Jewish World Review Dec. 26, 2003 / 1 Teves, 5764

Thomas Sowell

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Profits Without Honor: Part III | In a hugely complex world, there is no way for the average person — or any person, for that matter — to be knowledgeable about even half the things that affect their lives. Most of us are necessarily ignorant of many fields, from botany to brain surgery.

We can simply avoid discussing such things and we would not dream of working in those fields or advising those who do. But people who know nothing about economics often voice opinions on the subject nevertheless.

Misconceptions about profits are just one symptom of this lack of understanding of economics. Some people even think that policies based on their uninformed notions should be imposed by the government. But no one would dream of imposing uninformed policies on those engaged in botany or brain surgery.

However, we cannot opt out of economic issues. Every citizen and every official they elect has an affect on the economy. Our only options are to be informed or uninformed when making our choices in the economy or in the voting booth.

Unfortunately, those who are uninformed — or, worse yet misinformed — when it comes to economics include the intelligentsia, even when they have Ph.D.s in other fields.

Economics as a profession has some responsibility for this widespread lack of understanding. Highly sophisticated economic analysis can be found in courses on campuses where a majority of the students have no real understanding of something as elementary as supply and demand.

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Even students taking introductory economics as their one and only course in the subject may get little that they can take with them out into the world as citizens and voters. Introductory economics is too often taught as if the students in it were all potential economists who had to be introduced to the standard graphs, equations and jargon that they will need in higher level courses or in the profession.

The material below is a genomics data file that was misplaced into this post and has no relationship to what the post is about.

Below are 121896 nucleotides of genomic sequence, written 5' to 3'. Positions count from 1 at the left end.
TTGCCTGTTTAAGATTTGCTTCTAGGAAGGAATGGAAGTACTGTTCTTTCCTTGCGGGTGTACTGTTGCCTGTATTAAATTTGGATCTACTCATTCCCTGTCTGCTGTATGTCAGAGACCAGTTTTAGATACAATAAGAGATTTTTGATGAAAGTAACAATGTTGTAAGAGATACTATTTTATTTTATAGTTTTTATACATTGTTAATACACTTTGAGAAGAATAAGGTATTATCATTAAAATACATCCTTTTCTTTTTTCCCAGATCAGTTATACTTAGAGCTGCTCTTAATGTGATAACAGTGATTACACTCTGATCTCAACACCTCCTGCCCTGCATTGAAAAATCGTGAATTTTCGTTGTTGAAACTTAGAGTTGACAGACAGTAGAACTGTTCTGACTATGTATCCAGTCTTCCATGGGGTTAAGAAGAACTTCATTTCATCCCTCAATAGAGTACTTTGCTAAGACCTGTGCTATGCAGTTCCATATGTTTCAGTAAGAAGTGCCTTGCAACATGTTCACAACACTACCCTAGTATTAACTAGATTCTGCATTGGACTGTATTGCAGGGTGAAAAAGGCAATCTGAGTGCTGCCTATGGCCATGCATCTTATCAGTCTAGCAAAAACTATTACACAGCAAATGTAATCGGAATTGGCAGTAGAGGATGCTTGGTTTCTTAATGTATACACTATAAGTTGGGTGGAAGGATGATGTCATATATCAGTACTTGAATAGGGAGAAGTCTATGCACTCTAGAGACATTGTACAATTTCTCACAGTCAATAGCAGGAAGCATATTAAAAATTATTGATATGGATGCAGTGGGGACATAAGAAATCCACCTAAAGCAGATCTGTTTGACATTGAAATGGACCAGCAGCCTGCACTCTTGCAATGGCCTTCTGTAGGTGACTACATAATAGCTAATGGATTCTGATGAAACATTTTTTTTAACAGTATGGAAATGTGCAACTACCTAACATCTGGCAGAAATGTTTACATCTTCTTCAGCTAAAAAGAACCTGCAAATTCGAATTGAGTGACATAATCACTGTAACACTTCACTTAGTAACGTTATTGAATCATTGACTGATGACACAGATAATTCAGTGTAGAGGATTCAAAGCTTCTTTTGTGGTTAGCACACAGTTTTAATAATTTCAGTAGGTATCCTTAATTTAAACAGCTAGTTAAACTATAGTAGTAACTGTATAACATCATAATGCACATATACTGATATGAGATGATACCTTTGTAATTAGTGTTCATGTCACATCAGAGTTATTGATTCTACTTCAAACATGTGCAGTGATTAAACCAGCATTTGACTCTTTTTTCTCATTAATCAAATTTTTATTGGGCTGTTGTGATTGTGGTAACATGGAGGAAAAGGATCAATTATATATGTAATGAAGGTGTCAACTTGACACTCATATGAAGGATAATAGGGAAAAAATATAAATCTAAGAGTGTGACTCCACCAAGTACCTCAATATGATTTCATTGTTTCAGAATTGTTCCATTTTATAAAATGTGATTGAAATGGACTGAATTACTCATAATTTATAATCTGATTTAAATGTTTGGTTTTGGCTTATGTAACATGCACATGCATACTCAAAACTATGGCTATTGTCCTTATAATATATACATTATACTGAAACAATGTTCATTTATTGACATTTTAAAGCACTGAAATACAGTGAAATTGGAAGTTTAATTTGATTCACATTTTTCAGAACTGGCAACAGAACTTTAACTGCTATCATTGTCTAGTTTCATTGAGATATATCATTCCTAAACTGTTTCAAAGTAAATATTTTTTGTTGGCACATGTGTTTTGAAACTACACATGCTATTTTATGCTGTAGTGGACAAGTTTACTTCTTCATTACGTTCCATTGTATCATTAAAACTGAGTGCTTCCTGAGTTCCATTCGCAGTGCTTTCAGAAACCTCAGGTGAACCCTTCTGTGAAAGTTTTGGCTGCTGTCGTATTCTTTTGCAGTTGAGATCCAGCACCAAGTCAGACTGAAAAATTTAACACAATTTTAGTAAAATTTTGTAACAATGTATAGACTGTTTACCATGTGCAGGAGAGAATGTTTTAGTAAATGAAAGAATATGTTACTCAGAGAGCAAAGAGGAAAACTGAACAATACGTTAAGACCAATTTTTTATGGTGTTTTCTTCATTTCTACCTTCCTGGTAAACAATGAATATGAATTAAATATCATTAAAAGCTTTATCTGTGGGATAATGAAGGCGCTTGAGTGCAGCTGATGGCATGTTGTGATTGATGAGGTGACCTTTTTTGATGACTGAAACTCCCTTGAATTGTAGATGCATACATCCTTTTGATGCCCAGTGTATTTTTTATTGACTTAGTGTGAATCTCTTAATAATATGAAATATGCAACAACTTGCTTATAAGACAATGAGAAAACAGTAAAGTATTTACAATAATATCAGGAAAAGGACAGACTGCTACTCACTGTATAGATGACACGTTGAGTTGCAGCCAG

With all the time that is devoted to equipping these students with tools that they will never use again, some may leave an introductory economics course with little more understanding of real world economic issues than they would have had if they had never taken the course.

People who took economics years ago often write to me to say that they learned more from reading my book "Basic Economics" than they ever learned from taking a course — or courses — in the subject when they were students. Yet there is nothing in this book that any economist could not have told them.

The problem is that there are no real incentives for academic economists to write a book that simply explains economic issues in plain English and without the usual paraphernalia of the profession. The last book that did so was written by a non-academic economist half a century ago: "Economics in One Lesson" by Henry Hazlitt, who wrote a popular column for a living.

It was — and is — a fine book. The fact that it is still in print after 50 years, despite being small and outdated, shows not only its merits but also how little the other economists have written that can compete with it.

Incentives have a lot to do with this lack of competition. It will certainly not do an academic economist's career any good to write a book saying what every other economist already knows. Your colleagues might even wonder what was wrong with you.

Moreover, it is hard to throw off the habits of a lifetime and write a book on economics without a single graph, equation, or use of familiar jargon. I know. At one time, I doubted that it could be done. Nevertheless, from time to time, as some ridiculous economic idea was proclaimed in the media or in politics, I would sit down and write something to explain what was wrong with that way of thinking. Over the years these fragmentary writings accumulated in my computer until — after about a decade — I realized that there was enough material to organize into a book.

That book became "Basic Economics." Its second edition has just been published (Click HERE to purchase. Sales help fund JWR.) and it has also been translated into Japanese, Korean, and Polish, and is currently being translated into Swedish, so apparently people find it worth reading. Maybe there will be some more informed voters in the future.

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JWR contributor Thomas Sowell, a fellow at the Hoover Institution, is author of several books, including his latest, "Applied Economics: Thinking Beyond Stage One." (Click HERE to purchase. Sales help fund JWR.)


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